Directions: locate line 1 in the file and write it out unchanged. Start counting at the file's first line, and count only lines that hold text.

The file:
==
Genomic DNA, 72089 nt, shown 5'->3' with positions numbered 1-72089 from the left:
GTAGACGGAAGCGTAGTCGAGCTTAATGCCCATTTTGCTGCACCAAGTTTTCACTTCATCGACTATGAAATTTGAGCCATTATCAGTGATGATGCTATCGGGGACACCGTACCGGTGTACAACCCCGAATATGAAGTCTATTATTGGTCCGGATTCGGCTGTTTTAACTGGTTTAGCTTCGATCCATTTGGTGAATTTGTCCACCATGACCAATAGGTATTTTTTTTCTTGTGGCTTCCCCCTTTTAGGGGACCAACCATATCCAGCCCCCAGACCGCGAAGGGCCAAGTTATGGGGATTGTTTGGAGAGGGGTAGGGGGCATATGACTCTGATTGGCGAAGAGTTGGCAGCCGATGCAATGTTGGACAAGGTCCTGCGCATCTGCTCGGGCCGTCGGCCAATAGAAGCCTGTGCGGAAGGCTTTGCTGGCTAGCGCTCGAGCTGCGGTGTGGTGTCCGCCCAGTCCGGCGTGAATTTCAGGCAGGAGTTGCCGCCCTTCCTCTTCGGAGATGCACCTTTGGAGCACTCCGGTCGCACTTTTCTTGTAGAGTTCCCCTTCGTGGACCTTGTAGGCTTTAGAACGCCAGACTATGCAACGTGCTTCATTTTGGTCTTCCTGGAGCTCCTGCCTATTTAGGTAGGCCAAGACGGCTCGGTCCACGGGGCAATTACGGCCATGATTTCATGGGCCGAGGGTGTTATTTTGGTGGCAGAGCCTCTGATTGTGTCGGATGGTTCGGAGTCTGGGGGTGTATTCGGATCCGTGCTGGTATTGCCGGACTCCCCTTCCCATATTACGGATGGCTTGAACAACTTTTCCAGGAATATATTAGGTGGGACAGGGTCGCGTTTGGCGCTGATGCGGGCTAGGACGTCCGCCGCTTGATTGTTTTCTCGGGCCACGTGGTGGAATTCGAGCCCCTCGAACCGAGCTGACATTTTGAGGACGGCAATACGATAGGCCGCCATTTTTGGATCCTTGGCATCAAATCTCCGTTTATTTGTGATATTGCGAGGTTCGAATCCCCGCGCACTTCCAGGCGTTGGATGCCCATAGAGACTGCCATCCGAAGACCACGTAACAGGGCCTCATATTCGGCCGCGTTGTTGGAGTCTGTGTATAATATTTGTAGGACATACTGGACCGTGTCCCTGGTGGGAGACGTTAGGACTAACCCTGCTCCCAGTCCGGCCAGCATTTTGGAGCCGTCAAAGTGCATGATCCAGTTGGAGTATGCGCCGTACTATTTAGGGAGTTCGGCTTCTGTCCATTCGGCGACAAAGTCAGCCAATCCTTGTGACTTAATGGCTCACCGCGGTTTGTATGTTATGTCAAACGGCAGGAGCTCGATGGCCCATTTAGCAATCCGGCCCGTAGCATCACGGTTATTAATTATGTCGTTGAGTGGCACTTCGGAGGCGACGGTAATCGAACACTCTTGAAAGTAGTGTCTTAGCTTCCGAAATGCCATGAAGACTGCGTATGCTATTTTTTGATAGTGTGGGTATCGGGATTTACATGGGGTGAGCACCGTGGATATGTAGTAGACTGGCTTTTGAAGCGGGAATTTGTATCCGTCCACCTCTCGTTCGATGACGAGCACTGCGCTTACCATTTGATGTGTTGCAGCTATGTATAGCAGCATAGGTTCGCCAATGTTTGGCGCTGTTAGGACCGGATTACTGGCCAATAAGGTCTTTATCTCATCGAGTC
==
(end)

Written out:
Genomic DNA, 72089 nt, shown 5'->3' with positions numbered 1-72089 from the left: